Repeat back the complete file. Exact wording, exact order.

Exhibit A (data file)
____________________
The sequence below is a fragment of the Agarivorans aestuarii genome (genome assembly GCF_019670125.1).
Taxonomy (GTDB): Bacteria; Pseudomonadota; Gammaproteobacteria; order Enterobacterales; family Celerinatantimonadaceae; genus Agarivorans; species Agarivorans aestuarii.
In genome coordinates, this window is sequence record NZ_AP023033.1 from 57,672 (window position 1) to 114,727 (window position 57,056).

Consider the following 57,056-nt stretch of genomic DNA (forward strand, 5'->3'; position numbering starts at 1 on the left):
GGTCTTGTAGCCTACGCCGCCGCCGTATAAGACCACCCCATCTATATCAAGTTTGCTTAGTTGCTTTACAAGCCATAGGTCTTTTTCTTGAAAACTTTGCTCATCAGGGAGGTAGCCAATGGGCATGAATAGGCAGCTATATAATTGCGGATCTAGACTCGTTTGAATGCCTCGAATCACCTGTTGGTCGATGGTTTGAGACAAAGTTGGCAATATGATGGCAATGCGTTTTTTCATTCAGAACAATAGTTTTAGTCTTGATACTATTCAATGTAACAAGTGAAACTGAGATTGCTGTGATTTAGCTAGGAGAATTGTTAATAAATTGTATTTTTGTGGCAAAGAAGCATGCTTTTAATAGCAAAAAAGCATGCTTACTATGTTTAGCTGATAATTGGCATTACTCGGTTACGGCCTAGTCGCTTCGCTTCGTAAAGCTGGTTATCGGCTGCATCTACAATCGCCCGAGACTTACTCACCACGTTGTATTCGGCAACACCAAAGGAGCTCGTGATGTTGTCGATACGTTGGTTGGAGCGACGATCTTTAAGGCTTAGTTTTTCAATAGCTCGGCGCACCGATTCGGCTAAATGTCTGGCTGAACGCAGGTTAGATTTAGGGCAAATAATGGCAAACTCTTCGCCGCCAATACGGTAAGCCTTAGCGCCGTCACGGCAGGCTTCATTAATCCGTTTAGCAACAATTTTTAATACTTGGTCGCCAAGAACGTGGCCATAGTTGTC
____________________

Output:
The sequence below is a fragment of the Agarivorans aestuarii genome (genome assembly GCF_019670125.1).
Taxonomy (GTDB): Bacteria; Pseudomonadota; Gammaproteobacteria; order Enterobacterales; family Celerinatantimonadaceae; genus Agarivorans; species Agarivorans aestuarii.
In genome coordinates, this window is sequence record NZ_AP023033.1 from 57,672 (window position 1) to 114,727 (window position 57,056).

Consider the following 57,056-nt stretch of genomic DNA (forward strand, 5'->3'; position numbering starts at 1 on the left):
GGTCTTGTAGCCTACGCCGCCGCCGTATAAGACCACCCCATCTATATCAAGTTTGCTTAGTTGCTTTACAAGCCATAGGTCTTTTTCTTGAAAACTTTGCTCATCAGGGAGGTAGCCAATGGGCATGAATAGGCAGCTATATAATTGCGGATCTAGACTCGTTTGAATGCCTCGAATCACCTGTTGGTCGATGGTTTGAGACAAAGTTGGCAATATGATGGCAATGCGTTTTTTCATTCAGAACAATAGTTTTAGTCTTGATACTATTCAATGTAACAAGTGAAACTGAGATTGCTGTGATTTAGCTAGGAGAATTGTTAATAAATTGTATTTTTGTGGCAAAGAAGCATGCTTTTAATAGCAAAAAAGCATGCTTACTATGTTTAGCTGATAATTGGCATTACTCGGTTACGGCCTAGTCGCTTCGCTTCGTAAAGCTGGTTATCGGCTGCATCTACAATCGCCCGAGACTTACTCACCACGTTGTATTCGGCAACACCAAAGGAGCTCGTGATGTTGTCGATACGTTGGTTGGAGCGACGATCTTTAAGGCTTAGTTTTTCAATAGCTCGGCGCACCGATTCGGCTAAATGTCTGGCTGAACGCAGGTTAGATTTAGGGCAAATAATGGCAAACTCTTCGCCGCCAATACGGTAAGCCTTAGCGCCGTCACGGCAGGCTTCATTAATCCGTTTAGCAACAATTTTTAATACTTGGTCGCCAAGAACGTGGCCATAGTTGTC